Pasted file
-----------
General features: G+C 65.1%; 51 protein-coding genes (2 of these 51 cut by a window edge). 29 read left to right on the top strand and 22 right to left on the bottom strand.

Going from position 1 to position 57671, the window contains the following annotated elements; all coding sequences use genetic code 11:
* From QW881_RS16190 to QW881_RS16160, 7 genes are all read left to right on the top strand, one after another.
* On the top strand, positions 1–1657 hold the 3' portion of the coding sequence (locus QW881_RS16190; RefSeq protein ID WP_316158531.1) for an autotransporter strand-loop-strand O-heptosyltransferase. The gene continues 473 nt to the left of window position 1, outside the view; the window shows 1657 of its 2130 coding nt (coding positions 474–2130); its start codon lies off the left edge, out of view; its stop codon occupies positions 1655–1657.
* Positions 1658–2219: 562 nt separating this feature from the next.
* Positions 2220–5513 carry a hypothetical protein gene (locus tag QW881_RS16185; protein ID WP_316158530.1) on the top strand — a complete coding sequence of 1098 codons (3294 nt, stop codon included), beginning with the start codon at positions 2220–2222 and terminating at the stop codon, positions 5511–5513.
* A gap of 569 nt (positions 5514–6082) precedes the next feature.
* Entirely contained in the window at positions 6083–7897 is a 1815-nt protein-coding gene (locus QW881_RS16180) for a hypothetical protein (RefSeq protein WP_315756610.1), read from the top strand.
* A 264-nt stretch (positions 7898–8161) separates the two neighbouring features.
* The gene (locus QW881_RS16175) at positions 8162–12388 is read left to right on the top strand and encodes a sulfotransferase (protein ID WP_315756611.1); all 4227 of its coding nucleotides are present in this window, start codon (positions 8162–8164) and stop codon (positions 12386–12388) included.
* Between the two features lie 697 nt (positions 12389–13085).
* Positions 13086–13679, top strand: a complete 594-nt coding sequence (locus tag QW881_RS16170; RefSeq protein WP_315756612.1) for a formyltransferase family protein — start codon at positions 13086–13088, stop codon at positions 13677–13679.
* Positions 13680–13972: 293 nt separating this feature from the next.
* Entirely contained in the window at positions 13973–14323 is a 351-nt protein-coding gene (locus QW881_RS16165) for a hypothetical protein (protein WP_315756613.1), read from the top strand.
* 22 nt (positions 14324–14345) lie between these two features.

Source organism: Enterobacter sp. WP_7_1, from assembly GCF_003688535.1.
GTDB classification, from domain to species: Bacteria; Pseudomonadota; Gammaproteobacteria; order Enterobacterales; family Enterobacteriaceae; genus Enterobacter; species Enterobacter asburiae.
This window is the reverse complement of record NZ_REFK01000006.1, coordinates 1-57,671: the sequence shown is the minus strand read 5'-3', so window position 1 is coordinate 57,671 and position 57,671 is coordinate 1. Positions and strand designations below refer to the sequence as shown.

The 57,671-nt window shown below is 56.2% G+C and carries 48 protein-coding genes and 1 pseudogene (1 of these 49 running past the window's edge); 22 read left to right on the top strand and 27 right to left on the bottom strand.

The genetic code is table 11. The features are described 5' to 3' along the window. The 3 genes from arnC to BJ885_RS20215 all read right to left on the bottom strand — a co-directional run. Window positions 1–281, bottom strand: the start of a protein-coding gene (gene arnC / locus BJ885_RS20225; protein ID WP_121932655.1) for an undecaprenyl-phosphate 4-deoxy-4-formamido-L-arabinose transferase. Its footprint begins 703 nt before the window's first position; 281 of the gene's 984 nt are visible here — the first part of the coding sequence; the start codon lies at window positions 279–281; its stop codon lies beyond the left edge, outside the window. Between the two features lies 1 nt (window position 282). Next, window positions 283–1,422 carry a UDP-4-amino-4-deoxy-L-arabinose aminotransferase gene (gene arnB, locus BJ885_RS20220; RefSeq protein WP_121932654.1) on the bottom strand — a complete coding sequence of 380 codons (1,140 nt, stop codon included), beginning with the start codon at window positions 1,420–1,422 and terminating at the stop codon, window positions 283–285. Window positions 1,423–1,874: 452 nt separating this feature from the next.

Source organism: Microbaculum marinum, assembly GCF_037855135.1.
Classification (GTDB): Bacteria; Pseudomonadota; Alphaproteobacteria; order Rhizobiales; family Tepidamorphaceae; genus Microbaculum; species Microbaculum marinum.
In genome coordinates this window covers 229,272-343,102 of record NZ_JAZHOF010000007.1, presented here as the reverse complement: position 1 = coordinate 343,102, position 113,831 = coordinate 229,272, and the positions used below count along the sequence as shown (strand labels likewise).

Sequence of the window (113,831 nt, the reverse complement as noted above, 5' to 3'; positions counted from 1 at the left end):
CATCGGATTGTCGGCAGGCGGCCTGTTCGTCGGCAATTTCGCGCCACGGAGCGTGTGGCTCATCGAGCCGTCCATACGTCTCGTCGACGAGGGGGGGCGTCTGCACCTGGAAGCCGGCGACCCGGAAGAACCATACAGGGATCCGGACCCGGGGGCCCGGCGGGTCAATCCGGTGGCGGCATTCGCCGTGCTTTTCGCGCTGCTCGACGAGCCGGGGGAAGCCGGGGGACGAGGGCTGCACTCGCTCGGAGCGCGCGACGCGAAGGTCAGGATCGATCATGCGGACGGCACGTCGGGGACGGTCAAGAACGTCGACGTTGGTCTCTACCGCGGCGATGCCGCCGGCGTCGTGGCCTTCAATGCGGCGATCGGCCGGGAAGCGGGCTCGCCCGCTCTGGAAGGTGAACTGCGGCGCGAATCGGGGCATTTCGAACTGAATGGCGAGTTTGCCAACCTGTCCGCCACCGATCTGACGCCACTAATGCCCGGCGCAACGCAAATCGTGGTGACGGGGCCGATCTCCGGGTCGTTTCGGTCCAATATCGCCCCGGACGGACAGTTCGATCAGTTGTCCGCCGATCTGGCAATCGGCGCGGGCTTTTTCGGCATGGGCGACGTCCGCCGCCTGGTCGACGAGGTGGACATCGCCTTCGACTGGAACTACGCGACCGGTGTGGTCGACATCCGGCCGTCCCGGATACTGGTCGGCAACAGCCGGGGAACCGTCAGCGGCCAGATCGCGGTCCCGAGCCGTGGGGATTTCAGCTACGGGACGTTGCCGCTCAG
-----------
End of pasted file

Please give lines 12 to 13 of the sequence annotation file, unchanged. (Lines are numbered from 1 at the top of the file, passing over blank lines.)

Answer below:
* Positions 13086–13679, top strand: a complete 594-nt coding sequence (locus tag QW881_RS16170; RefSeq protein WP_315756612.1) for a formyltransferase family protein — start codon at positions 13086–13088, stop codon at positions 13677–13679.
* Positions 13680–13972: 293 nt separating this feature from the next.